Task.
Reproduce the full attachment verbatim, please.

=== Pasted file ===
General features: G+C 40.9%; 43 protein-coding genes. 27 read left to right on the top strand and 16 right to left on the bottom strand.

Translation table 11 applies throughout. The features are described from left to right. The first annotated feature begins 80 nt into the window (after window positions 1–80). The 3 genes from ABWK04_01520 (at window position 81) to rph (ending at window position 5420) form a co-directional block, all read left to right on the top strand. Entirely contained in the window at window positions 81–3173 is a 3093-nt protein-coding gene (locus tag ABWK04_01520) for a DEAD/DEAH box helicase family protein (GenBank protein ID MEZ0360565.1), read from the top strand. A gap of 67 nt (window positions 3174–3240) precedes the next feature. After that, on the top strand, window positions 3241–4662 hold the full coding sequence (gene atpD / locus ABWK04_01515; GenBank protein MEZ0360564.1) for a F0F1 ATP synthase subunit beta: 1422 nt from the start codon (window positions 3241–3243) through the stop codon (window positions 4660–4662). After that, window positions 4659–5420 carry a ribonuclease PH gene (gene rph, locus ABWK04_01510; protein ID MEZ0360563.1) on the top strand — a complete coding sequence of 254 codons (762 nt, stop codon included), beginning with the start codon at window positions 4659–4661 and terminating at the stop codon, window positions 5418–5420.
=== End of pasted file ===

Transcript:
General features: G+C 40.9%; 43 protein-coding genes. 27 read left to right on the top strand and 16 right to left on the bottom strand.

Translation table 11 applies throughout. The features are described from left to right. The first annotated feature begins 80 nt into the window (after window positions 1–80). The 3 genes from ABWK04_01520 (at window position 81) to rph (ending at window position 5420) form a co-directional block, all read left to right on the top strand. Entirely contained in the window at window positions 81–3173 is a 3093-nt protein-coding gene (locus tag ABWK04_01520) for a DEAD/DEAH box helicase family protein (GenBank protein ID MEZ0360565.1), read from the top strand. A gap of 67 nt (window positions 3174–3240) precedes the next feature. After that, on the top strand, window positions 3241–4662 hold the full coding sequence (gene atpD / locus ABWK04_01515; GenBank protein MEZ0360564.1) for a F0F1 ATP synthase subunit beta: 1422 nt from the start codon (window positions 3241–3243) through the stop codon (window positions 4660–4662). After that, window positions 4659–5420 carry a ribonuclease PH gene (gene rph, locus ABWK04_01510; protein ID MEZ0360563.1) on the top strand — a complete coding sequence of 254 codons (762 nt, stop codon included), beginning with the start codon at window positions 4659–4661 and terminating at the stop codon, window positions 5418–5420.